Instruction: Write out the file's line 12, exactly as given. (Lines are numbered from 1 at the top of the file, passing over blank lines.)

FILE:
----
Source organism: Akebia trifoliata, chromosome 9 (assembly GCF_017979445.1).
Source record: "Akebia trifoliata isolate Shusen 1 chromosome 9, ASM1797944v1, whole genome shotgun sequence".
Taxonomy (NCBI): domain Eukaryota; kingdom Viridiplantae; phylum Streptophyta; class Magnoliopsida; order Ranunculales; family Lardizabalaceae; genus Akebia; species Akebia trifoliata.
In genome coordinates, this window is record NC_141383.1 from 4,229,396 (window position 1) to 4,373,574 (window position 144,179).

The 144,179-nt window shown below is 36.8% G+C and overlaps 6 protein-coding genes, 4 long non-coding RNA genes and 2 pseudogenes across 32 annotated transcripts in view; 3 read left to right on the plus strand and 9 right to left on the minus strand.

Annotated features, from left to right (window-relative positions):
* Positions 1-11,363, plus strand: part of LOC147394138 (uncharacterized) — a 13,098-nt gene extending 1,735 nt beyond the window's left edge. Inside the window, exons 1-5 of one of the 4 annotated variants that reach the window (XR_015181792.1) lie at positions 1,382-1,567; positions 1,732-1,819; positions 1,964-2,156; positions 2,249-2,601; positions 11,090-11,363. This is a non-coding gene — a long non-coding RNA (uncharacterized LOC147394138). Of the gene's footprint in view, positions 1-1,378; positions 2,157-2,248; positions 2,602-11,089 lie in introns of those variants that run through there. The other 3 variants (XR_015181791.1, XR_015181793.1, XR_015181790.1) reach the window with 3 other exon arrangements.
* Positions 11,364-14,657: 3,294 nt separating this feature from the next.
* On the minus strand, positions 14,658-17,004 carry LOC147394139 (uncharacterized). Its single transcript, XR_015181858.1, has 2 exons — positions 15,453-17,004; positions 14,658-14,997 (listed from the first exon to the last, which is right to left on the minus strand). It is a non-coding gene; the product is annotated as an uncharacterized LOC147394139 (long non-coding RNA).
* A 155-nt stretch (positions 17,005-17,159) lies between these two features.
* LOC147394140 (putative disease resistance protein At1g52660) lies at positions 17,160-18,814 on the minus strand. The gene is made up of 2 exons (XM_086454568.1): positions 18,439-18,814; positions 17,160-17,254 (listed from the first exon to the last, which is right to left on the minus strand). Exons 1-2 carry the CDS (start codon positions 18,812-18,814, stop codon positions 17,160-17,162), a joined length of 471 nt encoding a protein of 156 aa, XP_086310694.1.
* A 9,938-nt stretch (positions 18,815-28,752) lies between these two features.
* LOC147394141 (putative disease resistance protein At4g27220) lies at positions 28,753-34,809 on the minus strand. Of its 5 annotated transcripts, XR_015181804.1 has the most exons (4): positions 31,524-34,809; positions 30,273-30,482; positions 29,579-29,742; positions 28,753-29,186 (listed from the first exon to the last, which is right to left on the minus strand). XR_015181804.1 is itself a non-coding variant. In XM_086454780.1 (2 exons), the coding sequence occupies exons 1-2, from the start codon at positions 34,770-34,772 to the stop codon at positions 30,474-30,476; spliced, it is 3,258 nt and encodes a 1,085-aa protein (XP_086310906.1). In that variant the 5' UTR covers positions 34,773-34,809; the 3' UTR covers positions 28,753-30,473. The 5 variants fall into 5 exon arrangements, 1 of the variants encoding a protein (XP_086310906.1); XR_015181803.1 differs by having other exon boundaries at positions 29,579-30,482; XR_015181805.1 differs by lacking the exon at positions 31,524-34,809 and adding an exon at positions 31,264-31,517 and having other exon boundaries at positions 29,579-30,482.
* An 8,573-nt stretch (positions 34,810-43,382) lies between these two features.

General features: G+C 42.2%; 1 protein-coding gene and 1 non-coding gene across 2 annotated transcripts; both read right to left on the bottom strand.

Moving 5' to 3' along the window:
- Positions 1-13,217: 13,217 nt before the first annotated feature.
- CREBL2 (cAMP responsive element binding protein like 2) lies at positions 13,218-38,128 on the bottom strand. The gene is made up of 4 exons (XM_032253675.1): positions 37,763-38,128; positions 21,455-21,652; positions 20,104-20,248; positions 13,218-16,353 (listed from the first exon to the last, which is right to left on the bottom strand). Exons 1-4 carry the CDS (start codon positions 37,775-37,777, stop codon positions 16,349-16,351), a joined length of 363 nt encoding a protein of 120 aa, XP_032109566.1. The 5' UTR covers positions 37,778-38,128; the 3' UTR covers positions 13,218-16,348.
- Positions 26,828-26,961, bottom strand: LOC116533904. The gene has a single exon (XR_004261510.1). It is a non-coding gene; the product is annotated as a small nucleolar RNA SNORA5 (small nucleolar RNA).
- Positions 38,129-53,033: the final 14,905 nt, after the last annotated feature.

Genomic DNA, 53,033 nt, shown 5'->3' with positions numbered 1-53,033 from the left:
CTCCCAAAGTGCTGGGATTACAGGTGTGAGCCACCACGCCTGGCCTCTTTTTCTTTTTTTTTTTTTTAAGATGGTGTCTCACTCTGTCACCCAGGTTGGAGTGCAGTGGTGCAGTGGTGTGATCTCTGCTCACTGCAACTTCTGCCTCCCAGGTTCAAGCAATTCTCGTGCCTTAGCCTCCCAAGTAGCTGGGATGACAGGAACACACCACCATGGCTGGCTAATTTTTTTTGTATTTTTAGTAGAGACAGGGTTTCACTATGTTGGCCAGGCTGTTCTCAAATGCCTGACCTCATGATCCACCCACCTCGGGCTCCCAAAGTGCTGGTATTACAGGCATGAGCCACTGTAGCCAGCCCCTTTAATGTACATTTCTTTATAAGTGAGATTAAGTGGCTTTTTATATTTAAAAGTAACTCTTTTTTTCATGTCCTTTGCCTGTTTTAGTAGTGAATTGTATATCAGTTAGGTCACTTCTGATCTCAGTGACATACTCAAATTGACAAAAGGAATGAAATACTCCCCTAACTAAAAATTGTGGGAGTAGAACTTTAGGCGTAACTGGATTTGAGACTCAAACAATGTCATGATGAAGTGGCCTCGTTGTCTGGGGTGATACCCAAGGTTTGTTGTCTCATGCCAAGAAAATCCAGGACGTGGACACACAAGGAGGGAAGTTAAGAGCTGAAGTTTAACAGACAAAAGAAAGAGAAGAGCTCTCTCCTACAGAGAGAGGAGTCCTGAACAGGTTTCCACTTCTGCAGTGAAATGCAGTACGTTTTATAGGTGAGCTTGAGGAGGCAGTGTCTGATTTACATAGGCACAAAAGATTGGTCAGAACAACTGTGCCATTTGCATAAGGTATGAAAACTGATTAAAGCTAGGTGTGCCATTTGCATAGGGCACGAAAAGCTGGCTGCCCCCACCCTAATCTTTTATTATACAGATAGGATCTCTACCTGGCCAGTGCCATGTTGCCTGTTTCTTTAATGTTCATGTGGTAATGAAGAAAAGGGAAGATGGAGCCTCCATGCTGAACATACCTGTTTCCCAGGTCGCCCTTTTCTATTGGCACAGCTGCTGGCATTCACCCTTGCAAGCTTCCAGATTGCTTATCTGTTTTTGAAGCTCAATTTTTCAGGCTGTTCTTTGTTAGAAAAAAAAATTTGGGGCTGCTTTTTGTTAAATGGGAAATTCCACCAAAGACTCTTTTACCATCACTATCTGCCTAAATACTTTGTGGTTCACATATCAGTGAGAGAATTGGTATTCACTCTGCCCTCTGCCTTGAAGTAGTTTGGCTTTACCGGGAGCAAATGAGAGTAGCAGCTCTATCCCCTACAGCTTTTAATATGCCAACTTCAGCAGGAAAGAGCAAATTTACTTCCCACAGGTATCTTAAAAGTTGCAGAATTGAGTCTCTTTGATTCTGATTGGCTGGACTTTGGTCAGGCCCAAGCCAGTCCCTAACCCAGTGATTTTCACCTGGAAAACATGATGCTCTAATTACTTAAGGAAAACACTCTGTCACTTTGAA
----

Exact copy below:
* A 9,938-nt stretch (positions 18,815-28,752) lies between these two features.